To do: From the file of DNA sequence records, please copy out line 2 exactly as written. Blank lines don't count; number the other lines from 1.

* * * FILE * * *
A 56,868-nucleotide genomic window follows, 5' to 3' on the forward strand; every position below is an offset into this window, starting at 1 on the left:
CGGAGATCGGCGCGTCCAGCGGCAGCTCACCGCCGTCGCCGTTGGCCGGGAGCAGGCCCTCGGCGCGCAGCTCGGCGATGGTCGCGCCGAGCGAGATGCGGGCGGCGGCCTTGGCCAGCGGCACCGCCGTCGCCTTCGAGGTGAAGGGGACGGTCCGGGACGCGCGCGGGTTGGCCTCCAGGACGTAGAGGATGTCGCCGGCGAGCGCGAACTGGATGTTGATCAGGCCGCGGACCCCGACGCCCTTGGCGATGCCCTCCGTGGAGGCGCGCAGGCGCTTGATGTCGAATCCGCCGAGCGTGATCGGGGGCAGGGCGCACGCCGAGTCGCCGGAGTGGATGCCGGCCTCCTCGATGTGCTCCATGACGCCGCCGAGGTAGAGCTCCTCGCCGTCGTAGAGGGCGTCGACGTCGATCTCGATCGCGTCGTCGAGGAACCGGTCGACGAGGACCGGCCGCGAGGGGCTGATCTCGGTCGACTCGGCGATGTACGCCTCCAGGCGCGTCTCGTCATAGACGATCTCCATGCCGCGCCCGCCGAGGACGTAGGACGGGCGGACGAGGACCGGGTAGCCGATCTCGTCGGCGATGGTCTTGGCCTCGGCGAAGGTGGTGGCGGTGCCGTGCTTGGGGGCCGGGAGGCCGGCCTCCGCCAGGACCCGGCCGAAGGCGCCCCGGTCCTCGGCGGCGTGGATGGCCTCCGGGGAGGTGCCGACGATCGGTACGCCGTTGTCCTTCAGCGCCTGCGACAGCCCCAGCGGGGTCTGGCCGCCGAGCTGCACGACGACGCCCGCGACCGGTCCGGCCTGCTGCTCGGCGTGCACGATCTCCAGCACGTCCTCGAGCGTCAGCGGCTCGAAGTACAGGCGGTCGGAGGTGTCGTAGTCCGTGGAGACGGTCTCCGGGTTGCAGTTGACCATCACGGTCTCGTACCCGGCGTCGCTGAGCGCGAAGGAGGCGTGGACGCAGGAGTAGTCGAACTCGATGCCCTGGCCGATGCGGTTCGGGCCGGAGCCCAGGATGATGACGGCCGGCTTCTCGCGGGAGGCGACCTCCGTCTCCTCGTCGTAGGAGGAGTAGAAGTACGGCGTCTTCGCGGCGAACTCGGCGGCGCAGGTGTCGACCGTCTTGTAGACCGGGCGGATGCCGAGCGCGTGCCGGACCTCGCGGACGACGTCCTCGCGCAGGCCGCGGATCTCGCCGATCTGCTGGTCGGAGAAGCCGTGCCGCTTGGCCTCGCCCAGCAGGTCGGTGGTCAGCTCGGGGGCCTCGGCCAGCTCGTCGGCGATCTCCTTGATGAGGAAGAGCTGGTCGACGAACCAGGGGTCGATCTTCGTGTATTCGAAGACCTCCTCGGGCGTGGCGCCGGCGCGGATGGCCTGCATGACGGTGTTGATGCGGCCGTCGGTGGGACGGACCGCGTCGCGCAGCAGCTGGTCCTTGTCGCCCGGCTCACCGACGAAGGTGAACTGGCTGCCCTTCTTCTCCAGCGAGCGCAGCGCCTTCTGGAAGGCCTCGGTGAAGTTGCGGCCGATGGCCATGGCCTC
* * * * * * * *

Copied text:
CGGAGATCGGCGCGTCCAGCGGCAGCTCACCGCCGTCGCCGTTGGCCGGGAGCAGGCCCTCGGCGCGCAGCTCGGCGATGGTCGCGCCGAGCGAGATGCGGGCGGCGGCCTTGGCCAGCGGCACCGCCGTCGCCTTCGAGGTGAAGGGGACGGTCCGGGACGCGCGCGGGTTGGCCTCCAGGACGTAGAGGATGTCGCCGGCGAGCGCGAACTGGATGTTGATCAGGCCGCGGACCCCGACGCCCTTGGCGATGCCCTCCGTGGAGGCGCGCAGGCGCTTGATGTCGAATCCGCCGAGCGTGATCGGGGGCAGGGCGCACGCCGAGTCGCCGGAGTGGATGCCGGCCTCCTCGATGTGCTCCATGACGCCGCCGAGGTAGAGCTCCTCGCCGTCGTAGAGGGCGTCGACGTCGATCTCGATCGCGTCGTCGAGGAACCGGTCGACGAGGACCGGCCGCGAGGGGCTGATCTCGGTCGACTCGGCGATGTACGCCTCCAGGCGCGTCTCGTCATAGACGATCTCCATGCCGCGCCCGCCGAGGACGTAGGACGGGCGGACGAGGACCGGGTAGCCGATCTCGTCGGCGATGGTCTTGGCCTCGGCGAAGGTGGTGGCGGTGCCGTGCTTGGGGGCCGGGAGGCCGGCCTCCGCCAGGACCCGGCCGAAGGCGCCCCGGTCCTCGGCGGCGTGGATGGCCTCCGGGGAGGTGCCGACGATCGGTACGCCGTTGTCCTTCAGCGCCTGCGACAGCCCCAGCGGGGTCTGGCCGCCGAGCTGCACGACGACGCCCGCGACCGGTCCGGCCTGCTGCTCGGCGTGCACGATCTCCAGCACGTCCTCGAGCGTCAGCGGCTCGAAGTACAGGCGGTCGGAGGTGTCGTAGTCCGTGGAGACGGTCTCCGGGTTGCAGTTGACCATCACGGTCTCGTACCCGGCGTCGCTGAGCGCGAAGGAGGCGTGGACGCAGGAGTAGTCGAACTCGATGCCCTGGCCGATGCGGTTCGGGCCGGAGCCCAGGATGATGACGGCCGGCTTCTCGCGGGAGGCGACCTCCGTCTCCTCGTCGTAGGAGGAGTAGAAGTACGGCGTCTTCGCGGCGAACTCGGCGGCGCAGGTGTCGACCGTCTTGTAGACCGGGCGGATGCCGAGCGCGTGCCGGACCTCGCGGACGACGTCCTCGCGCAGGCCGCGGATCTCGCCGATCTGCTGGTCGGAGAAGCCGTGCCGCTTGGCCTCGCCCAGCAGGTCGGTGGTCAGCTCGGGGGCCTCGGCCAGCTCGTCGGCGATCTCCTTGATGAGGAAGAGCTGGTCGACGAACCAGGGGTCGATCTTCGTGTATTCGAAGACCTCCTCGGGCGTGGCGCCGGCGCGGATGGCCTGCATGACGGTGTTGATGCGGCCGTCGGTGGGACGGACCGCGTCGCGCAGCAGCTGGTCCTTGTCGCCCGGCTCACCGACGAAGGTGAACTGGCTGCCCTTCTTCTCCAGCGAGCGCAGCGCCTTCTGGAAGGCCTCGGTGAAGTTGCGGCCGATGGCCATGGCCTC